I specifically do not recommend adding cashew milk or coconut milk to coffee.

  • Cashew milk has a tendency to give coffee a slick, oily mouthfeel. I’m not sure why it does this, but it’s not very appetising.

  • Coconut milk’s flavour really clashes with coffee. The milk’s fruitiness exacerbates coffee’s natural sharpness resulting in a nasty sour milk type flavour.

Although rice milk doesn’t have enough fat content to pair amazingly well with coffee, it’s a good option for an office coffee station because it’s hypoallergenic. 

Unfortunately most plant based milks are either made from nuts or beans, two hyperallergenic food groups.

Having the option of rice milk is therefore good for anyone in the office who suffers from allergies.

What is the Best Plant Based Milk for Steaming and Frothing?

The best plant based milk for frothing into a latte or cappuccino is oat milk.

To steam well, a milk needs to have:

  • A protein content of 2%or higher: Milk increases in volume when you steam it because its proteins stretch. There needs to be a sufficient amount of protein in milk for this stretching to occur.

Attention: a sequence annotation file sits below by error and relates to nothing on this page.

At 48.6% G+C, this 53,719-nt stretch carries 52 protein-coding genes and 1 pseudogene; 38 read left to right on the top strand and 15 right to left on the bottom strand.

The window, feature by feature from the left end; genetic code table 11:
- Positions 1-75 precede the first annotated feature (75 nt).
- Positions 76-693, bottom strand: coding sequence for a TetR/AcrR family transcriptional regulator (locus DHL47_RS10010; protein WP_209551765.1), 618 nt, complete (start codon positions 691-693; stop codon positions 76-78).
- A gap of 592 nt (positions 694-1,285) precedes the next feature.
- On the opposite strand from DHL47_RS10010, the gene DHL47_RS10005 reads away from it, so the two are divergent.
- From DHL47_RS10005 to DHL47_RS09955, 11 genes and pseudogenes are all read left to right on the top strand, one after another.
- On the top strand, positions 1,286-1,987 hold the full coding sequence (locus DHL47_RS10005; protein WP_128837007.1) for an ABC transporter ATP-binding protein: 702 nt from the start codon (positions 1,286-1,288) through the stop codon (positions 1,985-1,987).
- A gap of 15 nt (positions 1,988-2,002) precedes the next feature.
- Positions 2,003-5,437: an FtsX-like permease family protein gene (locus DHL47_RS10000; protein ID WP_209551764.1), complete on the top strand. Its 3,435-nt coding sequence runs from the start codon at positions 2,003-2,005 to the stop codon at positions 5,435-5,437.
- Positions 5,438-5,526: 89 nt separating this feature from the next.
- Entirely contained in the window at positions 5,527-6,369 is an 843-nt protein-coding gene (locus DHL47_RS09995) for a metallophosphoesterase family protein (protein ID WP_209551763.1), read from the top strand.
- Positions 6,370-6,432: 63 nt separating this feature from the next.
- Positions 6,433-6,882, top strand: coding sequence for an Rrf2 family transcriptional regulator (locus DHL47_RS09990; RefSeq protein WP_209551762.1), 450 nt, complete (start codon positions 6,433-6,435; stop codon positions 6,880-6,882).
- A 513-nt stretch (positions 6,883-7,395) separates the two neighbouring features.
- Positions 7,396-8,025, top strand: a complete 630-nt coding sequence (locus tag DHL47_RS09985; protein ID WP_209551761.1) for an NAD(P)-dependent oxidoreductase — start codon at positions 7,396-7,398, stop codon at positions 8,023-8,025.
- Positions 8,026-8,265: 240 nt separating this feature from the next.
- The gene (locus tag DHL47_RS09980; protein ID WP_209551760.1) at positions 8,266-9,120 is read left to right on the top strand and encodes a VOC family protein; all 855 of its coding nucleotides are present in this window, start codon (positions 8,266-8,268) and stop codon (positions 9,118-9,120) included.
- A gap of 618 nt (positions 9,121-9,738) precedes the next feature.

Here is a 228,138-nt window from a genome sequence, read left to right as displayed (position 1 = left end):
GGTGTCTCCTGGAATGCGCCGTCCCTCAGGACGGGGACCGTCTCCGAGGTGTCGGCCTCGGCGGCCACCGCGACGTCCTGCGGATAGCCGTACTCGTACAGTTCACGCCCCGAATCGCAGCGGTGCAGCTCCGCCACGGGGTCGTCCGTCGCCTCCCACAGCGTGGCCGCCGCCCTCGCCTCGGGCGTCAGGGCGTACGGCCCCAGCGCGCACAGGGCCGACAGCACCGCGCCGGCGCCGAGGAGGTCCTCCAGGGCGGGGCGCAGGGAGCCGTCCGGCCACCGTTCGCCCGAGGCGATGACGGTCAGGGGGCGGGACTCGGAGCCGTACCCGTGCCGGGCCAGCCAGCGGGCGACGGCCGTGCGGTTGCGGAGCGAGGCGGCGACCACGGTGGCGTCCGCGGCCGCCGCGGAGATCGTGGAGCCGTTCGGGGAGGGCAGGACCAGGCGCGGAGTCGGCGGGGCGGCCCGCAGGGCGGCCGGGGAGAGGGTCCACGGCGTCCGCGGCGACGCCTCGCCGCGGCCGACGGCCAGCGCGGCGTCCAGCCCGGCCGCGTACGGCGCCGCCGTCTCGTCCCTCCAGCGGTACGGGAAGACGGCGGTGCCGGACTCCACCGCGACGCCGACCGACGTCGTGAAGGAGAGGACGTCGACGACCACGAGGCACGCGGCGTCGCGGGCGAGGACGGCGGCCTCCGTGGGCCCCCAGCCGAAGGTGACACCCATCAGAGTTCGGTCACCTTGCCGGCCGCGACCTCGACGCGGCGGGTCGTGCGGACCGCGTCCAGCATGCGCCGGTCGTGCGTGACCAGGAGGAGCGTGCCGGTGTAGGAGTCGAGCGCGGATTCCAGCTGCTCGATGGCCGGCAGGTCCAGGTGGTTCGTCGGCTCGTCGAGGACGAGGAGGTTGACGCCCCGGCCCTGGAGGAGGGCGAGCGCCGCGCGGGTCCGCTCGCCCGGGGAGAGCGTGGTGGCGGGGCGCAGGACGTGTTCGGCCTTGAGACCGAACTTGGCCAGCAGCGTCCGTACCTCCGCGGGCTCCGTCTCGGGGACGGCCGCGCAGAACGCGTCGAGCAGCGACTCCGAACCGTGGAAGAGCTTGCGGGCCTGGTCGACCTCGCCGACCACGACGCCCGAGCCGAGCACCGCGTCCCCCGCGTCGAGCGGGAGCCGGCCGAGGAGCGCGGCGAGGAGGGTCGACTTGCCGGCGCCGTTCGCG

• A splitting point below 60 degrees Celsius: The ideal temperature for steamed milk is 60 Celsius. Your milk needs to be able to reach this temperature without splitting to be able to steam well.

  • A naturally sweet flavour: When you steam dairy milk, its lactose breaks down into sucrose, making it sweeter. Sweeter plant milks better imitate dairy milk froth than more bland milks.

Oat milk most best meets these three criteria (especially flavour). There’s a reason why the vast majority of coffee shops serve oat milk lattes to their non-dairy customers.

What’s the Deal with Barista Milks?

In the last few years, plant based milk companies have been increasingly releasing “barista milks” that are specifically designed for steaming and frothing.

These are almost always oat milks that have been fortified with additional vegetable fats and pea protein.

This added protein makes them easier to steam for beginners. Remember what we said about how steamed milk expands in volume because its proteins are stretched? Well the more protein we have to work with the easier it is to work with.

I’d recommend barista milk if you have a fresh milk coffee machine and are new to using a steam wand. It will be easier to get a good texture for milk based espresso drinks with barista milks compared to regular plant milks.

Wrapping Up

The best plant based milk to pair with coffee is oat milk, as this works well added to coffee, as well as for steaming into a latte or cappuccino.

Soy and pea milk are also good options to add to coffee, but are less good for steaming.

Rice milk is a good option for offices because of its hypoallergenic nature. This is something that’s unique to rice milk, so it’s always a good back up if someone has allergies.

If you’re curious about having a coffee machine in your office then why not reach out to our team of experts by calling 01865 341011 or by sending us an enquiry.

We’d love to hear from you.